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Dart Underground project shelved, says Paschal Donohoe

Published 22/09/2015

Transport Minister Paschal Donohoe said the Government must continue to 'seek the best value for taxpayers' money in everything we do'
Transport Minister Paschal Donohoe said the Government must continue to 'seek the best value for taxpayers' money in everything we do'

The three billion euro Dart Underground project through Dublin city has been shelved, with new, cheaper plans to be drawn up.

Transport Minister Paschal Donohoe confirmed the expected U-turn, insisting the new design would cost less but run along a similar route from Inchicore to the Docklands.

The tunnel design - originally envisaged as a twin 7.5km route about 25m below the city streets - will be redrawn.

It will now be 2020 before any work begins on that aspect of the flagship urban transport project.

"As Government works to further stabilise the public finances, we must continue to seek the best value for taxpayers' money in everything we do," he said.

"A project of such magnitude - in the order of four billion euro - has to be designed and delivered in a way that best ensures cost-effectiveness for the taxpayer and the state."

The original Dart Underground route would have gone from Inchicore to Spencer Dock through Heuston, Christchurch, St Stephen's Green and Pearse station.

The intention was to create railway links between the national networks with people from Northern Ireland, Drogheda and Dundalk able to travel out west of the capital to Kildare or Maynooth, and Dart commuters also able to switch to other lines in the city centre, mainly Pearse.

Mr Donohoe said transport spending on rail will now focus on expanding current Dart services including electrification of the northern commuter line to Balbriggan and additional work to increase frequency of services.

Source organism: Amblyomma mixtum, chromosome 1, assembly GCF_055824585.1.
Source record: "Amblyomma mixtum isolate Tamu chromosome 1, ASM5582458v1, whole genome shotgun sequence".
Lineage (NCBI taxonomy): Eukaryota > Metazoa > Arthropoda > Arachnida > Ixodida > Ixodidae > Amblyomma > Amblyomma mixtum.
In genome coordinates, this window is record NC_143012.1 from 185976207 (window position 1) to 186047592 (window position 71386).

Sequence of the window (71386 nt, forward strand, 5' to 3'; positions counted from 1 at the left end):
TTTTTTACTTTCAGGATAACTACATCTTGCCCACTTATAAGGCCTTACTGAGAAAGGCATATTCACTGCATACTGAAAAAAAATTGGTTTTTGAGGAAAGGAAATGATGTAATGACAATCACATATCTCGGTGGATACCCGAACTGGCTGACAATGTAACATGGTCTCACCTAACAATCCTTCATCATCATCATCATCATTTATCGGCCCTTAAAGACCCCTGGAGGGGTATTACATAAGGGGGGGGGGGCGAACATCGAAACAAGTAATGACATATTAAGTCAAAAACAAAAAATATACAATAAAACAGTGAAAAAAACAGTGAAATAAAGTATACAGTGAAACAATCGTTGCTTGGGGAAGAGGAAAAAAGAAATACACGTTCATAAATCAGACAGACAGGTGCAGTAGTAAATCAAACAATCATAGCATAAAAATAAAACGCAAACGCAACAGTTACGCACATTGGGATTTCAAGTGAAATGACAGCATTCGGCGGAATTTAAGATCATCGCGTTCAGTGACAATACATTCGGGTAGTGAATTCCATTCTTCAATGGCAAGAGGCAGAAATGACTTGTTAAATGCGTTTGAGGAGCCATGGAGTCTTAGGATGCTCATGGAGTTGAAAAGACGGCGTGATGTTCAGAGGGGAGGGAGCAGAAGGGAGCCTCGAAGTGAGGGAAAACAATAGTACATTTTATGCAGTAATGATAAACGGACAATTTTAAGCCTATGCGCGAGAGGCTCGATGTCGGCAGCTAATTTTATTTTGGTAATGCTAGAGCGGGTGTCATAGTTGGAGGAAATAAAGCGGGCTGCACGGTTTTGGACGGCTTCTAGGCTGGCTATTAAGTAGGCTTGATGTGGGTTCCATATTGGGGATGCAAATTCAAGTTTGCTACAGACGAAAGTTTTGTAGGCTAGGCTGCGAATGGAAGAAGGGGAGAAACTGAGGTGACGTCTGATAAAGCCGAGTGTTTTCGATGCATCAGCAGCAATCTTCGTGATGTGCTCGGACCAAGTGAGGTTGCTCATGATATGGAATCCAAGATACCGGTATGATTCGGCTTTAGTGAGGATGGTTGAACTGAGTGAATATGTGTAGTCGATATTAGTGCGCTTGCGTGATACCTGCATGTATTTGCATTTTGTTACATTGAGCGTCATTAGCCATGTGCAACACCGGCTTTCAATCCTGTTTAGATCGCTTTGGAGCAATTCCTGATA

Any compulsory purchase orders secured for the original Dart Underground line will not be enforced now.

The Department of Transport said other aspects of the overall Dart expansion plan will proceed when funds are available, including e lectrification of the northern line to Drogheda, the Cork Line from Heuston to Hazelhatch and the completion of four tracks from Park West to Inchicore.

Other improvements include electrification of the Sligo Line from Connolly to Maynooth and the removal of level crossings and re-signalling.

Irish Rail said it welcomed the focus on upgrading existing Dart lines.

"While the current tunnel aspect of the Dart expansion programme will not proceed under the existing Railway Order, we welcome the support at Government and National Transport Authority level that the Dart expansion programme is crucial for national economic development and addressing traffic congestion in the Greater Dublin area and beyond," the company said.

Timmy Dooley, Fianna Fail transport spokesman, described the decision as a major setback for Greater Dublin and the economy.

"The economic case for Dart Underground is strong. The time to invest in key infrastructure projects is now. This project would yield huge economic benefits for the country and transform our public transport network for commuters," he said.

Fianna Fail claimed 40 million euro has been spent on the shelved project and that delays until after 2020 will escalate costs.

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